As the founder of UESCA, a company that certifies running coaches, I get this question a lot.
The short answer is no – you do not need a running coach certification to coach, at least from a legal point of view. The reality is that there are plenty of great and successful coaches out there without a certification. Conversely, there are also quite a few coaches without (and with) certifications that leave quite a bit to be desired.
FACT #1 – Being a great coach has a lot more to do than just one’s education. For example, you could have a Ph.D in applied physiology and be a certified coach… but if you never return emails and can’t apply theory to real world scenarios, you’re not going to be a very good coach.
FACT #2 – Having a coaching credential should be viewed as a tool in your toolbox. Meaning, while you can glean quite a bit of information from a coaching certification, a certification in isolation is just one tool to use. Personal experience, consistent learning and getting information from multiple resources are just as important.
Just like any other profession, there is no such thing as a coach who knows everything and every little piece of information that can be gained is worth it, as you never know when or how that information will be able to positively impact a client or clients.
WHAT IS THE VALUE OF A RUNNING COACH CERTIFICATION?
From my point of view, the true value of a running coach certification (or education in general) is that you are exposed to a wide range of information that likely isn’t all comprised of information that you already know, and thus encourages you to think about how you coach runners from new and different points of view.
In the case of UESCA, we believe that to be an effective and for lack of a better word, legitimate coach, you need to understand how the body functions so that your coaching decisions are not solely based on your own experience or even your own coaching experience. Rather you can draw upon your knowledge of the body to figure out how to proceed in most all coaching scenarios.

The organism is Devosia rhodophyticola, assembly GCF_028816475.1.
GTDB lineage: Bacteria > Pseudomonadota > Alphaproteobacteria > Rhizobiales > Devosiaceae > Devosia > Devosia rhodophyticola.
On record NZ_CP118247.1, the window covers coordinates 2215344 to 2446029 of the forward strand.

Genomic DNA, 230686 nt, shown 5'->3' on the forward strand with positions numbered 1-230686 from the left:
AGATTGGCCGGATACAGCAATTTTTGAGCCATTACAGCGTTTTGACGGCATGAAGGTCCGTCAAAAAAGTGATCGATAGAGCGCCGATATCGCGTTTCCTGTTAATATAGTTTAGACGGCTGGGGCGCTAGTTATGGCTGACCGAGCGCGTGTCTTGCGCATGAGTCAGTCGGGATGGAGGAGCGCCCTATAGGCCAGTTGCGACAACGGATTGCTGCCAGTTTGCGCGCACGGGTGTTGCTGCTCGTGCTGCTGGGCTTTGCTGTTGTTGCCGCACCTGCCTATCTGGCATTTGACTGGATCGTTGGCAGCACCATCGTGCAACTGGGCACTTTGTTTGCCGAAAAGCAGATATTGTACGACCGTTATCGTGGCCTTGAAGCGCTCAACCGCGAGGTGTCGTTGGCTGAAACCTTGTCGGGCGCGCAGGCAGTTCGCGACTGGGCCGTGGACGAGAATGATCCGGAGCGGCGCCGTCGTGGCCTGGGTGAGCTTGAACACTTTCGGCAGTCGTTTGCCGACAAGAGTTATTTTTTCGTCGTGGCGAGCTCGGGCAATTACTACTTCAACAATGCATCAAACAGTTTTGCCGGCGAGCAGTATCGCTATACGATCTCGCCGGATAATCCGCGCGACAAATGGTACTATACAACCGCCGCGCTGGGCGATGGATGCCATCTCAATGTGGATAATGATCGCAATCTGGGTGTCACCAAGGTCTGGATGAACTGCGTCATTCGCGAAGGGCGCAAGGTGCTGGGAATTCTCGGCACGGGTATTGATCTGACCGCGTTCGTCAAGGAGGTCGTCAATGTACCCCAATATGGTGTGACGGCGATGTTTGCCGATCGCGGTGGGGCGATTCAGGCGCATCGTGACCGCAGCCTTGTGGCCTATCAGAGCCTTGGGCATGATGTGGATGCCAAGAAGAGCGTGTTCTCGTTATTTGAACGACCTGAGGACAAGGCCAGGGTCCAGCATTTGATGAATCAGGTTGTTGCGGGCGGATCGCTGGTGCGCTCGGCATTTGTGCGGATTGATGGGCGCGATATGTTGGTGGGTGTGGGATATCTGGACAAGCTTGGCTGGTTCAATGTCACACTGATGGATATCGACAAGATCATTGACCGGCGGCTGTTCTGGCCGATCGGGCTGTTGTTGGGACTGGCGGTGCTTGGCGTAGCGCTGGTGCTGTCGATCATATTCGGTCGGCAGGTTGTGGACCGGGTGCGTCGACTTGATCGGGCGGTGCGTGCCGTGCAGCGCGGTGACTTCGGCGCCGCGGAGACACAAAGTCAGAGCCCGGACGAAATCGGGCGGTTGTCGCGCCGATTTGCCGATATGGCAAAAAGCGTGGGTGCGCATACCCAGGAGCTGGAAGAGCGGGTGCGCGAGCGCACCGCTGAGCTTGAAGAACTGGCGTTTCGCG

It is important to note that just because a running coach holds a running coach certification, it does not automatically make them a qualified coach. As noted above, there are many aspects to being a great coach.
WHAT MAKES A GREAT COACH?
So what is required to be a great running coach?
While this list is likely endless, we’ll list the five most important ones
1 – Be a Student of the Sport
Regardless of your coaching experience, you should always be learning and curious. As an example, most runners just go out an run and come back home and move on to the next thing. However, runners that are ‘students of the sport’ are always paying attention to the littlest things that could be a teachable moment.
Maybe the ‘student of the sport’ runner notices that the heels of some runners flick out to the side whereas with others, their heels flick inwards at the back of the stride. After their run, instead of turning on the TV and relaxing, the ‘student of the sport’ runner researching what they just saw.
2 – Say ‘I Don’t Know’
No matter how many certifications you have or how long you’ve been coaching, you can’t possibly know everything. Saying “I don’t know” and/or asking for help is not a sign of weakness, nor is it a sign of a bad coach. Conversely, admitting when you don’t know something is the sign of a true professional.
3 – Be Professional
How you carry yourself and how you manage your coaching business are critical to being a great coach. Communicating effectively and in a timely manner, being humble, being on time and following through on deadlines are just a few examples of what being a professional coach entails.
4 – Educate Yourself
Whether it’s via a certification, books, scouring the most recent PubMed articles, talking to other coaches, etc… being educated is not a finite sort of thing, it’s a continuous journey.
5 – Truly Care
While this seems like a no-brainer, you might be surprised by how many coaches are just going though the motions. While most all coaches want to have a thriving coaching practice, it must not come at the expense of the quality of the coaching. As such, I highly recommend capping your clientele based on what you have time for and can realistically handle. Coaches that are truly vested in the success of their clients almost always go the extra mile for them as well.
In summary, no – you don’t need a running coach certification to be a coach. However, if you’re looking for a singular resource to gain as much information as possible, a certification is likely a good path to explore.
Lastly and just a hypothesis, due to the expense and time involved to become a certified coach, it’s likely that those who decide to take the path to become certified coaches are also those that operate the most professional coaching practices.
PC: Edge Athlete Lounge, Carlos Navarro Abin
To get a $50 discount on the Running Coach Certification, click here!